It is the objective of this research to determine the causes of the financial market collapse of 2008 and recommend directions towards a lasting solution, or prevention of the same from happening again. To come to this generalization, the paper shall attempt the following:
Early in the 1990s, innovative inroads into credit risk management found their way into the development of the credit derivative. The credit derivative is a financial instrument designed to separate market risk from credit risk. Its purpose has been described as “the transfer of credit exposure of an underlying asset or assets between two parties” (Anson et al, 2004, p. 23). It is thus a tool to manage or distribute the risk associated with the lending of funds, in order to protect the lender from credit risk.
Downgrade Risk. Downgrade risk refers to the risk that a reputable and recognized credit ratings agency reduces it credit rating for an issuer. The most relied-on ratings are those released by Moody’s Investors Services, Standard & Poor’s, or Fitch Ratings. These ratings are based on the agency’s evaluation of the debt issuer’s current earning power vis-à-vis its capacity to pay its debt obligations as they become due.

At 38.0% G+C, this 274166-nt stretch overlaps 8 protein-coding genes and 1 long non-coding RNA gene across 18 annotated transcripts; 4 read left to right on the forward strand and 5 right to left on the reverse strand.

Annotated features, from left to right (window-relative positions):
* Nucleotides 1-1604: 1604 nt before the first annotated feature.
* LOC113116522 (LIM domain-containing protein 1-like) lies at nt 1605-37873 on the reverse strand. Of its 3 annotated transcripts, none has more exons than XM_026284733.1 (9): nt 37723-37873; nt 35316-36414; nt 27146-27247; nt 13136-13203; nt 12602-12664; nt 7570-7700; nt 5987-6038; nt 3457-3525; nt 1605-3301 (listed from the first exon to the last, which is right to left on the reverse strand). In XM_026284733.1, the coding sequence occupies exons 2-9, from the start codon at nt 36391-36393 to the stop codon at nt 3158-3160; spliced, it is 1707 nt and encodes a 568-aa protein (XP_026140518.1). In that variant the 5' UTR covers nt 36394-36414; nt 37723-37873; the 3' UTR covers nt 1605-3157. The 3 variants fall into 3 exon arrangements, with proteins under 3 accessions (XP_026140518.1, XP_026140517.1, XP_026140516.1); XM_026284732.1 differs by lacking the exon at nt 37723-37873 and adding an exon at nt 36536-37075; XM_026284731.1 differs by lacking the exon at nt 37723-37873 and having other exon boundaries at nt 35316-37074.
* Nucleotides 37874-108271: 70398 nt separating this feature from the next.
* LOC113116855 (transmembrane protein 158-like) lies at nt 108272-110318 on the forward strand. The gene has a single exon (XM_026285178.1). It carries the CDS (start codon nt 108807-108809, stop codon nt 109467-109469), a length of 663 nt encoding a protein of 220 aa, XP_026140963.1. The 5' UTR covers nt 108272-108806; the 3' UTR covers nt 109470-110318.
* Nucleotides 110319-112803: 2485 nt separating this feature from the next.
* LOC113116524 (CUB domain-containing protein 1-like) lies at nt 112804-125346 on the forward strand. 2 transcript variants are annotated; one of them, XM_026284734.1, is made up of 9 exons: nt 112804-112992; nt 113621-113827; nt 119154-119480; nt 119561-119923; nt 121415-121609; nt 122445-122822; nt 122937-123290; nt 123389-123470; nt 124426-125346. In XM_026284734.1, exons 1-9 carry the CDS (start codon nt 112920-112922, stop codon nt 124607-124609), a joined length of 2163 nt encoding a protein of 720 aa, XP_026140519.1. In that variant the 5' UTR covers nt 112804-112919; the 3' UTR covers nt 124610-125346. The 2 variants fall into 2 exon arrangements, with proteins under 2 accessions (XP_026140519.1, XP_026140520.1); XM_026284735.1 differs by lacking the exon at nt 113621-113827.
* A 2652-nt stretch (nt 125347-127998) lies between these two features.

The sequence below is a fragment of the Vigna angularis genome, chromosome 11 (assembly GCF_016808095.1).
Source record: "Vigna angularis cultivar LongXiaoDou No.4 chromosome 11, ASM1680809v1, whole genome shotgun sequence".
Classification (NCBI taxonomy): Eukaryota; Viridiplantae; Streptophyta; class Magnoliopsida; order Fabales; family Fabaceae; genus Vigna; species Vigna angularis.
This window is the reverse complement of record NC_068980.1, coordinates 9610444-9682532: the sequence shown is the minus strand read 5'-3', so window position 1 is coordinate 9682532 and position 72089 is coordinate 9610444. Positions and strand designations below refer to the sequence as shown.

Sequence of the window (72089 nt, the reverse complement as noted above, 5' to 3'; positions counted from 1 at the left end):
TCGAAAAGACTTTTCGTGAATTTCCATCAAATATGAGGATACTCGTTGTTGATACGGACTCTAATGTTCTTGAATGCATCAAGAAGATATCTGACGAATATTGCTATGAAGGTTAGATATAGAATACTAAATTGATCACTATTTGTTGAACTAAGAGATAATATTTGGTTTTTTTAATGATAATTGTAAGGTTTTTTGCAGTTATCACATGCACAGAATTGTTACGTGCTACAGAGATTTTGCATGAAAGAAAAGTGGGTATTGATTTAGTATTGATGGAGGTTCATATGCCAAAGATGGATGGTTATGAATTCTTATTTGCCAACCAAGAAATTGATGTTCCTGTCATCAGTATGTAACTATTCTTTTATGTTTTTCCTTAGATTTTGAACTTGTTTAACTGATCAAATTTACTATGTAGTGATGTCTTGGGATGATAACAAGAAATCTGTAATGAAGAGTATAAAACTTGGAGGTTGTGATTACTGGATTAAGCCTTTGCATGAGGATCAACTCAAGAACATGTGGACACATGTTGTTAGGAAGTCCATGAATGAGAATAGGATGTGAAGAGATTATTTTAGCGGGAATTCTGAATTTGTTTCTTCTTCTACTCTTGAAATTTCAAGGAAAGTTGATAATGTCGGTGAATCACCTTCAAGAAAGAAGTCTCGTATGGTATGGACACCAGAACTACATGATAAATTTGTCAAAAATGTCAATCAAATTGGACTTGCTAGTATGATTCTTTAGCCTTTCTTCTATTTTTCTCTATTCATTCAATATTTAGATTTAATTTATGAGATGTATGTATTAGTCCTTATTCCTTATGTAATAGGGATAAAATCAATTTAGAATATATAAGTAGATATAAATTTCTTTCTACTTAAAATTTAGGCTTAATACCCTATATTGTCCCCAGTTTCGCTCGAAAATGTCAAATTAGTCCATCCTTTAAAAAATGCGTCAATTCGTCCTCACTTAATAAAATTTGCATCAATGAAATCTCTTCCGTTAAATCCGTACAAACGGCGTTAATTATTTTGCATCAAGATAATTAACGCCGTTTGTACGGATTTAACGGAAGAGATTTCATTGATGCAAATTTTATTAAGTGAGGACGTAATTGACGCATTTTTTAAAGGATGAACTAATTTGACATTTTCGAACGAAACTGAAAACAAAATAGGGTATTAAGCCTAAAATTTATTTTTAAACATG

Credit Spread Risk. Credit spread risk is the risk that the spread (or premium) over a reference rate will increase for an outstanding debt obligation. In contrast, to downgrade risk, which is published by a particular rating agency, credit spread risk is the financial markets’ reaction to perceived credit deterioration (Anson et al 2004, p. 23).
Operational risk refers to the possibility of a breakdown in the operations of the derivatives program or risk management system. This is envisioned in the occurrence of events such as power failures, crashed computer systems, and virus problems, or human error in the .recording and monitoring of records. . .